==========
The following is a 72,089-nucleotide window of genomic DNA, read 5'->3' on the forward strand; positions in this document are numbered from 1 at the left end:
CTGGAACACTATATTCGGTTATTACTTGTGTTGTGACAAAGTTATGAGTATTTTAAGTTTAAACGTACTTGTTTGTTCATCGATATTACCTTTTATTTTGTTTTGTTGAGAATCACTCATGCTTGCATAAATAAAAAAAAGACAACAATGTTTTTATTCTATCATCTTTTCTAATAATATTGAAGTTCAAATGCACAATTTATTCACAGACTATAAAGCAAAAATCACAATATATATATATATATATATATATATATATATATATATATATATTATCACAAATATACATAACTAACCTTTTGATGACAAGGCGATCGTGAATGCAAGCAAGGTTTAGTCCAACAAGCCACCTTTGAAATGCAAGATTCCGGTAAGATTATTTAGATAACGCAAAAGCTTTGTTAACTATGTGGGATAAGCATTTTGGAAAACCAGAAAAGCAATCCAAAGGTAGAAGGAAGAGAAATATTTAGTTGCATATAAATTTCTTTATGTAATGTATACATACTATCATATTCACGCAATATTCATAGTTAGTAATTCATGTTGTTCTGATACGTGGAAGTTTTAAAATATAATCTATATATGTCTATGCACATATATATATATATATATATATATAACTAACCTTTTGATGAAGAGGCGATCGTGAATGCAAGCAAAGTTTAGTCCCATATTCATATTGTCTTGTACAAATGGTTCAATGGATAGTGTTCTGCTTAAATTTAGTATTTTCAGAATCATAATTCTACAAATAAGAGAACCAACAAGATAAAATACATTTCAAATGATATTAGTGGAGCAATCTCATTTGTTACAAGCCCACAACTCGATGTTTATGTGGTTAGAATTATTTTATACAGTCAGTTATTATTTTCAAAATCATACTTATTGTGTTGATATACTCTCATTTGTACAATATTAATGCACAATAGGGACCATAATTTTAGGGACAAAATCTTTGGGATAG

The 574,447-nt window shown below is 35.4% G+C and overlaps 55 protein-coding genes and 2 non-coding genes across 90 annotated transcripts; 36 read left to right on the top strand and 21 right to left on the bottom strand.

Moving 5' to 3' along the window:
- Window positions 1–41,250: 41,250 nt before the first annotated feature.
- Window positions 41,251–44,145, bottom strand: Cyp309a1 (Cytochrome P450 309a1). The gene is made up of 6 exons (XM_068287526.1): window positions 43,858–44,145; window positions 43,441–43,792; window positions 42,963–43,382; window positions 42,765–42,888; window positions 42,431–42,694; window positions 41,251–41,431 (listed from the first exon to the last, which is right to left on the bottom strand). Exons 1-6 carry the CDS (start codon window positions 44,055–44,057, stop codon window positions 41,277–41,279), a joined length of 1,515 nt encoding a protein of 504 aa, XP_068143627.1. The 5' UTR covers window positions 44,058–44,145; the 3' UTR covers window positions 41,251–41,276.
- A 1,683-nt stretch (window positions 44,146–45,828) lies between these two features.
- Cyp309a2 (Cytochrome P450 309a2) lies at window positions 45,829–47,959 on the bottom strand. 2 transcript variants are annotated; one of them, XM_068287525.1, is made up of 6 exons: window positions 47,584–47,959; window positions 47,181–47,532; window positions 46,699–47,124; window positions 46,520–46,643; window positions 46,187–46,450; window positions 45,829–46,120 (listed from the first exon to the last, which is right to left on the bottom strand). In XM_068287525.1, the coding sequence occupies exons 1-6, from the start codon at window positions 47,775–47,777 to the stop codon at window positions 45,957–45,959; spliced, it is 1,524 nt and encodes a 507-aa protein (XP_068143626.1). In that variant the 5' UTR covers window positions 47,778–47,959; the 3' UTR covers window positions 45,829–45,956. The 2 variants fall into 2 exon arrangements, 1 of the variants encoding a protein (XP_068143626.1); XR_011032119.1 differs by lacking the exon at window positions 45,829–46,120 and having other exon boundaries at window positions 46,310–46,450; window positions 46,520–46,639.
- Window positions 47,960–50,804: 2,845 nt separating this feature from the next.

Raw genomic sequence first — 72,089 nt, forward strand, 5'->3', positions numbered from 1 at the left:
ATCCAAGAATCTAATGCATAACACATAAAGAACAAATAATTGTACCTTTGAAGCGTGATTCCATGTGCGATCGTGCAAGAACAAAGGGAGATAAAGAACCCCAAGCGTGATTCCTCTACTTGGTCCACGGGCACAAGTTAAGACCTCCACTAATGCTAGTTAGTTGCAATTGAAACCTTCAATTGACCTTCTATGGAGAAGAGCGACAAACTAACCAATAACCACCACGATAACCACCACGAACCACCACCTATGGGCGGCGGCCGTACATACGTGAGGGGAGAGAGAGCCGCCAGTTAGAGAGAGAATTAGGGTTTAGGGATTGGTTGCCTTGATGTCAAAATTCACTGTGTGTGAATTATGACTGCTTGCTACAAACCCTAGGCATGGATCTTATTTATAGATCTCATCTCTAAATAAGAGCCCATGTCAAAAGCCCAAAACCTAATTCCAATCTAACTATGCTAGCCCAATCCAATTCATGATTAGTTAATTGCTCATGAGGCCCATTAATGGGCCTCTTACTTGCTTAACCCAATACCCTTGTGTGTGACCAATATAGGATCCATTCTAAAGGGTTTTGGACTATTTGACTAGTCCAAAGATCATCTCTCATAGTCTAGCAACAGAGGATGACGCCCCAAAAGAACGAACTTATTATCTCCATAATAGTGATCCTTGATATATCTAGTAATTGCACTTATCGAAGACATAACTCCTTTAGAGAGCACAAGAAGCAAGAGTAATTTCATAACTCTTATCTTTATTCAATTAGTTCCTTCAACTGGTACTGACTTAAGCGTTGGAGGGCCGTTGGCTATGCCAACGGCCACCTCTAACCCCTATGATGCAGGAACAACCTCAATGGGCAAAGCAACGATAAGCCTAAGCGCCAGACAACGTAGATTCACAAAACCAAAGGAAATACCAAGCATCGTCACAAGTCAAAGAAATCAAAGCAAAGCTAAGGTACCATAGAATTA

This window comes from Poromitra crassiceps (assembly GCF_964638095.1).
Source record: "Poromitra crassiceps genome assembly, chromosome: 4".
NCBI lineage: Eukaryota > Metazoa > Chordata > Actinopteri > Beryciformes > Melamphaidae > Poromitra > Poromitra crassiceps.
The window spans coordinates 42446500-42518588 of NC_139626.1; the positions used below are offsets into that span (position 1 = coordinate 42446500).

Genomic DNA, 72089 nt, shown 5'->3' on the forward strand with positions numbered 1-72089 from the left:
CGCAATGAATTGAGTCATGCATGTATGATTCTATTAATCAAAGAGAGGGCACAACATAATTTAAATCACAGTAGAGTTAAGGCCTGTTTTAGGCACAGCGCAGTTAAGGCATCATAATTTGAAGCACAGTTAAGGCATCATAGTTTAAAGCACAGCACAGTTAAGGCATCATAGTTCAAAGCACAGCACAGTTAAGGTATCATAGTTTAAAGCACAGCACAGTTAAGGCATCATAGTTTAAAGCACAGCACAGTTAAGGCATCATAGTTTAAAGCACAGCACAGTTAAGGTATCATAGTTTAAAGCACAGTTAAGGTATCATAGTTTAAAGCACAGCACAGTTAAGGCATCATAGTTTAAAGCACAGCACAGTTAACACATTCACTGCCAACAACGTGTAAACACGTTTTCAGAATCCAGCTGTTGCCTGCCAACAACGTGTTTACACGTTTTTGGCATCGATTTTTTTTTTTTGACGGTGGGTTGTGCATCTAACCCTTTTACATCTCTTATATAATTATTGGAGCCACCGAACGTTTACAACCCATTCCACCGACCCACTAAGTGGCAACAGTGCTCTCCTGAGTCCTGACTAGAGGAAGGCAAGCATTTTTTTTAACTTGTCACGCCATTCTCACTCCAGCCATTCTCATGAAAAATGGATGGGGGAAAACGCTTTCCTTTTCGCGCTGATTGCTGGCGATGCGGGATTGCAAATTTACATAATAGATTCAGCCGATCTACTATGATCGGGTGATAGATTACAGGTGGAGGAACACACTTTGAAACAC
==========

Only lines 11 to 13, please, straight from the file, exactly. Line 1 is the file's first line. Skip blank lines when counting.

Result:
ATCCAAGAATCTAATGCATAACACATAAAGAACAAATAATTGTACCTTTGAAGCGTGATTCCATGTGCGATCGTGCAAGAACAAAGGGAGATAAAGAACCCCAAGCGTGATTCCTCTACTTGGTCCACGGGCACAAGTTAAGACCTCCACTAATGCTAGTTAGTTGCAATTGAAACCTTCAATTGACCTTCTATGGAGAAGAGCGACAAACTAACCAATAACCACCACGATAACCACCACGAACCACCACCTATGGGCGGCGGCCGTACATACGTGAGGGGAGAGAGAGCCGCCAGTTAGAGAGAGAATTAGGGTTTAGGGATTGGTTGCCTTGATGTCAAAATTCACTGTGTGTGAATTATGACTGCTTGCTACAAACCCTAGGCATGGATCTTATTTATAGATCTCATCTCTAAATAAGAGCCCATGTCAAAAGCCCAAAACCTAATTCCAATCTAACTATGCTAGCCCAATCCAATTCATGATTAGTTAATTGCTCATGAGGCCCATTAATGGGCCTCTTACTTGCTTAACCCAATACCCTTGTGTGTGACCAATATAGGATCCATTCTAAAGGGTTTTGGACTATTTGACTAGTCCAAAGATCATCTCTCATAGTCTAGCAACAGAGGATGACGCCCCAAAAGAACGAACTTATTATCTCCATAATAGTGATCCTTGATATATCTAGTAATTGCACTTATCGAAGACATAACTCCTTTAGAGAGCACAAGAAGCAAGAGTAATTTCATAACTCTTATCTTTATTCAATTAGTTCCTTCAACTGGTACTGACTTAAGCGTTGGAGGGCCGTTGGCTATGCCAACGGCCACCTCTAACCCCTATGATGCAGGAACAACCTCAATGGGCAAAGCAACGATAAGCCTAAGCGCCAGACAACGTAGATTCACAAAACCAAAGGAAATACCAAGCATCGTCACAAGTCAAAGAAATCAAAGCAAAGCTAAGGTACCATAGAATTA

This window comes from Poromitra crassiceps (assembly GCF_964638095.1).
Source record: "Poromitra crassiceps genome assembly, chromosome: 4".